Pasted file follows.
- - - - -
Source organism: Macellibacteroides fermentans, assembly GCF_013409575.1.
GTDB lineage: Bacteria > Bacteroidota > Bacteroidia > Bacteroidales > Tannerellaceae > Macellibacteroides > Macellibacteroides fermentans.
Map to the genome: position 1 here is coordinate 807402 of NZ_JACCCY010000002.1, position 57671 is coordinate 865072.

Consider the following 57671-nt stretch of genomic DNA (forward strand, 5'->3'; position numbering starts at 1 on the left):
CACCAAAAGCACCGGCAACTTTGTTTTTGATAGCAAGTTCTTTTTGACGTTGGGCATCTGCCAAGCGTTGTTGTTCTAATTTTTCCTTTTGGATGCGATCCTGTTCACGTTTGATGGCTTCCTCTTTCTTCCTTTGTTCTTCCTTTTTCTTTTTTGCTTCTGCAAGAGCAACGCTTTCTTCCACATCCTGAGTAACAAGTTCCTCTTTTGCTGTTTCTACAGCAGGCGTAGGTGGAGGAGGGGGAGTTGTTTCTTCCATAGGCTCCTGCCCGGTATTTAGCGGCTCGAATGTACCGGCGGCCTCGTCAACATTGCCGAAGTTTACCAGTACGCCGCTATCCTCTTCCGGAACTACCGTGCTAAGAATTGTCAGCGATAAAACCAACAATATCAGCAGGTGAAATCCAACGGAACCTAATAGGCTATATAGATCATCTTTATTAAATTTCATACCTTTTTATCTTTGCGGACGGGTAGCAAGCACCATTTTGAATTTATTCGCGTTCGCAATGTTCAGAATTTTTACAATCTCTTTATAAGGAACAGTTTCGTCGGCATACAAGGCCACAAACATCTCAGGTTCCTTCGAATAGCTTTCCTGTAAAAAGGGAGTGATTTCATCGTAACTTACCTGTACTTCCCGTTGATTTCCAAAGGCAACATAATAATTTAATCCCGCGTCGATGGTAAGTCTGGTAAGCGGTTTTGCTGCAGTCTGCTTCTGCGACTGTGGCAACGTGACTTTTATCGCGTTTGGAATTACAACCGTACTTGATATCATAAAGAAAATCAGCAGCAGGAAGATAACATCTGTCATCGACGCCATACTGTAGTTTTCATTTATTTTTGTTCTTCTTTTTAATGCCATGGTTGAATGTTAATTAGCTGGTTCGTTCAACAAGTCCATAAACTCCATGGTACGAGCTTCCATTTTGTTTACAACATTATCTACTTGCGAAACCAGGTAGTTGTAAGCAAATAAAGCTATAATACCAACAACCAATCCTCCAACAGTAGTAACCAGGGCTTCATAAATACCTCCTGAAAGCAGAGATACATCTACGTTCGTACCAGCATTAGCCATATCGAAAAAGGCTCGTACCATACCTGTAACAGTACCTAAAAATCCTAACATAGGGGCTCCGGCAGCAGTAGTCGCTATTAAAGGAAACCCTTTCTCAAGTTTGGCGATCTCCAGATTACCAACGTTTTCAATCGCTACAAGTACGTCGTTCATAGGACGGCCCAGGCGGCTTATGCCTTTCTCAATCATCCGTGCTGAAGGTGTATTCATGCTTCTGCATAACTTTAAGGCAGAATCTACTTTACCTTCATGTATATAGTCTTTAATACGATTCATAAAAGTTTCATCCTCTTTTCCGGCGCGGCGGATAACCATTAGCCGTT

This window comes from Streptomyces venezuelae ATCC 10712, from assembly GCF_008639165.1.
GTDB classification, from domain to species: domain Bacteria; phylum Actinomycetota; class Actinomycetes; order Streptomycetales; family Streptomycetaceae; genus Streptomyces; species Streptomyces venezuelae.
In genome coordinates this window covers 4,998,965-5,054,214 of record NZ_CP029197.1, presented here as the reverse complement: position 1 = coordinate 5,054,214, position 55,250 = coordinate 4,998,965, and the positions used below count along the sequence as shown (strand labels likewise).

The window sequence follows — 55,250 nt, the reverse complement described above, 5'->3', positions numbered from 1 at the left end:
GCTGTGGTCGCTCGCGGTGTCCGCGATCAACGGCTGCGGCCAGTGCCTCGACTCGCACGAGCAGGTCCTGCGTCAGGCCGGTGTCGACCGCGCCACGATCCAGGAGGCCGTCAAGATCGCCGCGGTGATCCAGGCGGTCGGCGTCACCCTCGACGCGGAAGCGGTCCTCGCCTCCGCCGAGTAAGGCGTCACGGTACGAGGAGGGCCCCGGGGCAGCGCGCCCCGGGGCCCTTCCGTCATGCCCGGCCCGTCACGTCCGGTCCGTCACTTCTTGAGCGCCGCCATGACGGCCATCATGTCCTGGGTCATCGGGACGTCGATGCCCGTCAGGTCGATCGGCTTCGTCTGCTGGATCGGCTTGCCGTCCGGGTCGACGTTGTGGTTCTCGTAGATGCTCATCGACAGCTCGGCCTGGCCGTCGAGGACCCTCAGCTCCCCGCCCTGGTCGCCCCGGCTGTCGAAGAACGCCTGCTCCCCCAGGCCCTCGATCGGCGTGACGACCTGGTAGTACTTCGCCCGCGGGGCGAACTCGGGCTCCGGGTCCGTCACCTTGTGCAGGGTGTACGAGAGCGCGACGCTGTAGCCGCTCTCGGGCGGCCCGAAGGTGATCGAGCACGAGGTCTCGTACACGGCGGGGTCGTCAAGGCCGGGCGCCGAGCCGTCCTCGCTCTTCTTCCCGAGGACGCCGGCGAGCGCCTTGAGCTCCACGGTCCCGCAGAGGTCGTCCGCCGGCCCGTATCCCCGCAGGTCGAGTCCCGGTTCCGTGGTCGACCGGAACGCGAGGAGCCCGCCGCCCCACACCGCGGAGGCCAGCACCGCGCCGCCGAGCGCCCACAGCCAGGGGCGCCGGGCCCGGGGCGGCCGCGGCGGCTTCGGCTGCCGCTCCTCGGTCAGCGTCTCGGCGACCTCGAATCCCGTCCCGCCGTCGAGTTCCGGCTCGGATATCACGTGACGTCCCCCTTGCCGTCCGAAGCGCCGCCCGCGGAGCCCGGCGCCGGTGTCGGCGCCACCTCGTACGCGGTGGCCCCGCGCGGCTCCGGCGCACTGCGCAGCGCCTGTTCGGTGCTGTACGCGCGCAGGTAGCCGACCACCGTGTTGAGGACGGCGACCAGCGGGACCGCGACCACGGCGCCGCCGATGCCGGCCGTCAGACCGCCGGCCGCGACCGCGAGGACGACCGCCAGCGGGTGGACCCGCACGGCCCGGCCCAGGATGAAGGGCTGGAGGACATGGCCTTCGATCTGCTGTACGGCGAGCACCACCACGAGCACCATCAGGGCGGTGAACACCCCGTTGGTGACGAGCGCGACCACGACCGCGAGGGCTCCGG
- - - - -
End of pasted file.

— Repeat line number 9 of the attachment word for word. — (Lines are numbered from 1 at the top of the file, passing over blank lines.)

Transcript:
The window sequence follows — 55,250 nt, the reverse complement described above, 5'->3', positions numbered from 1 at the left end: